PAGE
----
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Charlie Mahoney March 23, 2009

Posted by Geoffrey Hiller in Ireland.

Bob O’Mahony stokes the turf fire in the stove. County Cork, Ireland. 2008

Charlie Mahoney is currently based in Barcelona, Spain. His clients and publications include BBC News, The UN Office of the High Commissioner for Human Rights, National Geographic Traveler, Lonely Planet Magazine, The Times, The Times Travel Magazine and Public Radio International.  His most recent awards include the 2008 Travel Photographer of the Year, the 2008 PX3 Prix de la Photographie for photojournalism, the 2008 SOS Racism Photography contest and the new talent category of the 2007 Travel Photographer of the Year. He is represented by Bilderberg in Austria and Germany, Cosmos in France, Grazia Neri in Italy and WpN in New York.  Prior to his career in photography, he worked in investment banking and equity management.

About the Photograph:

“In 1890 John Joseph O´Mahony was born in Bawnea Kilbritain, a farmhouse, outside of Kinsale, in County Cork, Ireland. He was one of eleven children. The country was in political upheaval and jobs were scarce. He was the second eldest boy so he wasn’t going to inherit the farm, so in 1915, John boarded a ship in Cobh, Ireland and immigrated to America. He never stepped again on Irish soil. Today, his nephews Bob O´Mahony, age 80 and Dan O´Mahony, age 78, live in the house where my grandfather was born. Neither ever married, so they share the work on the farm and look after one another. They manage the land and animals using traditional methods and have modernized slowly. As Dan says, “while we be here, we’ll be doing it our way.” I lived with my cousins for a week in April 2008 while I documented their lives. It was my third visit to see them. Their way of life is quickly disappearing so I wanted to record it for future generations of the O’Mahony clan.”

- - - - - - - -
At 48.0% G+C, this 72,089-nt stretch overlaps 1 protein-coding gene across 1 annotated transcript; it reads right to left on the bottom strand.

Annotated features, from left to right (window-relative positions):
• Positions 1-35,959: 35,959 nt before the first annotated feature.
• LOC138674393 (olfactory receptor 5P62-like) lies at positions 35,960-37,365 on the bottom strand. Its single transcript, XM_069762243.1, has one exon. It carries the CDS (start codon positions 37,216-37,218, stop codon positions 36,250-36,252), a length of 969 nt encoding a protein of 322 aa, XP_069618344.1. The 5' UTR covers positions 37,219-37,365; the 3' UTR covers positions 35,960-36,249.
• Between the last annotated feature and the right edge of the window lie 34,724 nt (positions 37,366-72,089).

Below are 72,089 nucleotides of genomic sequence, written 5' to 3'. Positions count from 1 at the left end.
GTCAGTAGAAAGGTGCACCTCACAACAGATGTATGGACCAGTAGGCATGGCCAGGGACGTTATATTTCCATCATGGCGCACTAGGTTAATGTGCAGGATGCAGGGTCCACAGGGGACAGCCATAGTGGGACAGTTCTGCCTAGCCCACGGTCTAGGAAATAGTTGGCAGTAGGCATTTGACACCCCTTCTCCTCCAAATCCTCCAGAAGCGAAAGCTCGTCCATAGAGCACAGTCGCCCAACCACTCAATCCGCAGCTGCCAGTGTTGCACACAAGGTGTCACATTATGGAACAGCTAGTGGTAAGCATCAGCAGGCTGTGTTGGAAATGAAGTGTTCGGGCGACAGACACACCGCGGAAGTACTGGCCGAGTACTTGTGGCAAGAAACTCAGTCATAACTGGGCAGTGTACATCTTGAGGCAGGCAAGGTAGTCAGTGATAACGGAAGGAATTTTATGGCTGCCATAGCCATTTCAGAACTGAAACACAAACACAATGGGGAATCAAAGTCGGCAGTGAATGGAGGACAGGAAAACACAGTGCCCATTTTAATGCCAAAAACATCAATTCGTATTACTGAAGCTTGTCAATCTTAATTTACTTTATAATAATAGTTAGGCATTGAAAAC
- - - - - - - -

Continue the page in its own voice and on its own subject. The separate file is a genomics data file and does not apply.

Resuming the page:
1. claire adamson - March 24, 2009

great shot. looks like a van gogh painting..colourfull and good composition..love the image..

2. Rosemary - March 28, 2009

I absolutely love the colors in this photograph. Initially it was for the attractive vibrance, but after studying it a bit more it seems that it creates an environment that is sort of imaginary that is somewhat reminiscent of a Jean-Pierre Jeunet film. After reading the description Bob and Dan also seem as if they are characters from a movie, perhaps because of their relationship with each other and with the land.

I am curious about the two doors in this photo, I enjoy how they are essentially the same; however, I wonder what the smaller of the two is used for.

Wonderful Photo.

Best Regards.

3. James - May 4, 2009

Our past influences the decisions of today. With the encroachment of modern culture, I believe the artists documentation of his ancestries way of life is admirable. Watching the older generations of my own family, it has inspired my own work and will look toward them in the future for their guidance.

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